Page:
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COMMENTARY: Solar development, conservation must go hand in hand in Nevada

Early in 2023, the Bureau of Land Management released the draft Public Lands Rule, a groundbreaking, once-in-a-generation proposal to restore balance to its management of 245 million acres of public land across the American West. America’s public land includes 48 million acres in Nevada, of which an overwhelming majority are currently open to oil and gas leases.

After 40 years of prioritizing extractive industries, the BLM now has the opportunity to balance its multiple use mission by putting conservation, cultural lands protection, recreation, access to nature, wildlife and climate change mitigation on equal footing with America’s energy needs.

What does this mean for Nevada, where 63 percent of the state is federal public lands managed by the BLM? After more than a year of growing support in public meetings and a formal public comment period that yielded more than 90 percent of comments in favor of the rule, the final regulation is poised to be rolled out in the next few months. Once finalized, local communities — which have long called for a more sustainable approach to land management — can begin working with local BLM field offices to rebalance conservation and recreation with resource extraction and development.

Importantly, the BLM is also working to ensure that public lands do their part in meeting our nation’s renewable energy goals. In Nevada, that means a carefully constructed solar energy plan that is built with the dual purpose of clean, safe electricity to Nevada communities while developing solar projects in a way that protects wildlife, landscapes and the health of the Nevada desert.

The Public Lands Rule is one of several proposals announced recently by the BLM. Another includes an update to its 2012 Western Solar Plan. The Solar Programmatic Environmental Impact Statement will identify reasonable areas available for solar development, without interrupting the processing of existing solar energy applications. In fact, it will help accelerate implementation of national clean energy goals. The proposal will steer solar development to more appropriate landscapes, using criteria such as proximity to transmission infrastructure while avoiding protected lands, designated critical habitat and areas where important cultural resources exist.

If I have learned anything from my time in nature, it’s that things must coexist in order to thrive and be successful. Our planet and we as inhabitants will not survive by focusing only on biodiversity loss or the need to transition to a clean energy economy to reduce and slow down the impact of climate change. We need a holistic approach that fully analyzes the impacts and creates a collective path forward.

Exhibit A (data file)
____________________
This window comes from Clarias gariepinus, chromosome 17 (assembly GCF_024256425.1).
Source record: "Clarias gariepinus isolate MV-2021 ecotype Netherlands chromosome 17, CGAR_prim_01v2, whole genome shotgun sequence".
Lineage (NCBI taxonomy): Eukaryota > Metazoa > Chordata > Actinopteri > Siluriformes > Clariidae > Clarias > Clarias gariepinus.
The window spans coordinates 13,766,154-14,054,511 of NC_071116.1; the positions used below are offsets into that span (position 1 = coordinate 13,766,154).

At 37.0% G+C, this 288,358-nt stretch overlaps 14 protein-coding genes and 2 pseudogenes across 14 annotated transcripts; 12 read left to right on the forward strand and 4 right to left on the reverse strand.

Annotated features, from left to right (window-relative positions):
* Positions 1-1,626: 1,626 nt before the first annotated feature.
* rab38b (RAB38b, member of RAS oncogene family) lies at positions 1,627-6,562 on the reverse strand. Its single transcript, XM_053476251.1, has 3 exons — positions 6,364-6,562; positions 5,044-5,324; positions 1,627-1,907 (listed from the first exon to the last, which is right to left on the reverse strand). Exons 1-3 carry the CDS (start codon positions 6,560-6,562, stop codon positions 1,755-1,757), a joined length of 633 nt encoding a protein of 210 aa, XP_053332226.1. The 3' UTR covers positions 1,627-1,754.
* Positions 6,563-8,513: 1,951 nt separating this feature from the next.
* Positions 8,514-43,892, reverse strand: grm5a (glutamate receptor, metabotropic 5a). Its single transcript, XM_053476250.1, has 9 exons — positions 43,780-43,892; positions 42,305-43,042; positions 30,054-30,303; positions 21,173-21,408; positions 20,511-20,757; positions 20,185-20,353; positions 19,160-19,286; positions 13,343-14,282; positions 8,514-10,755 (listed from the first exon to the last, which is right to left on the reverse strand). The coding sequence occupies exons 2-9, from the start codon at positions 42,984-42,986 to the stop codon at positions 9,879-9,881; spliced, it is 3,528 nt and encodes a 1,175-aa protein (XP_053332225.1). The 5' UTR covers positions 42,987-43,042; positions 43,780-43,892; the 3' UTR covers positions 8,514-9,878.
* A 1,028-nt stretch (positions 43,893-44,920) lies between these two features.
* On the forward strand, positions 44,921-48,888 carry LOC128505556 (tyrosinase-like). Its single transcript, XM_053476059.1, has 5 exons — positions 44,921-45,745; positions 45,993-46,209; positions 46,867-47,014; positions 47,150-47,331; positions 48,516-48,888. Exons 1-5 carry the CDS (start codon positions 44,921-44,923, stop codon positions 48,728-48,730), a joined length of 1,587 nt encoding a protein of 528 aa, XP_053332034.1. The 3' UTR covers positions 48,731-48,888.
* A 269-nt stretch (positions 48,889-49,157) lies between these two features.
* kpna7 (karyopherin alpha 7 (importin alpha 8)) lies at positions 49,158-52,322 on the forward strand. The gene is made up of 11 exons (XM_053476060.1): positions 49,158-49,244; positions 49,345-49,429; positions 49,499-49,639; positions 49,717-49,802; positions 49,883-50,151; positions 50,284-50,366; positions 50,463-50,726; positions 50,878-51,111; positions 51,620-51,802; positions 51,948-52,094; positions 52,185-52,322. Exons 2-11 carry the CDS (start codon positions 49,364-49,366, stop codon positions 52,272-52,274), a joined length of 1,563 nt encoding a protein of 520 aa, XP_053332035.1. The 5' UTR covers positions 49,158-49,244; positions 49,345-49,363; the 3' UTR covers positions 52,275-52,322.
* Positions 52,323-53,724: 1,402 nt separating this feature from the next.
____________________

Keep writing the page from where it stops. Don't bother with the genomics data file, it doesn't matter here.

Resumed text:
The forthcoming Public Lands Rule and updated Western Solar Plan can and should go hand in hand to ensure that we can simultaneously combat climate change and the biodiversity crisis — achieving our clean energy goals while protecting important landscapes and habitats in a “smart from the start” planning approach.

Diverse supporters from across the country have recognized the opportunity the BLM’s new rule presents and have raised their voices in support, including individuals who weighed in during the public comment period, endorsements from the outdoor industry, members of Congress, local elected officials, legal scholars, scientists, attorneys general, former BLM officials, hunters and anglers and more than 100 businesses. The process to finalize and implement the solar plan is no different, and the BLM will be hosting public meetings during the comment period, which runs through April 18, to provide information and answer questions.

As the world faces staggering nature loss and disappearance of biodiversity, these BLM lands are vital “connective tissue” across the western United States, providing critical migration and habitat corridors for wildlife between big wilderness areas and national conservation areas and monuments, and smaller private, state and county lands. The BLM and Biden administration must be commended for recognizing the importance of our nation’s public lands to our environment, local economies and renewable energy future. The Public Lands Rule and an update to the Western Solar Plan are long overdue, especially for the future of the American West.

Jocelyn Torres is co-interim executive director of the Conservation Lands Foundation, a nonprofit organization dedicated to protecting and expanding America’s national conservation lands.

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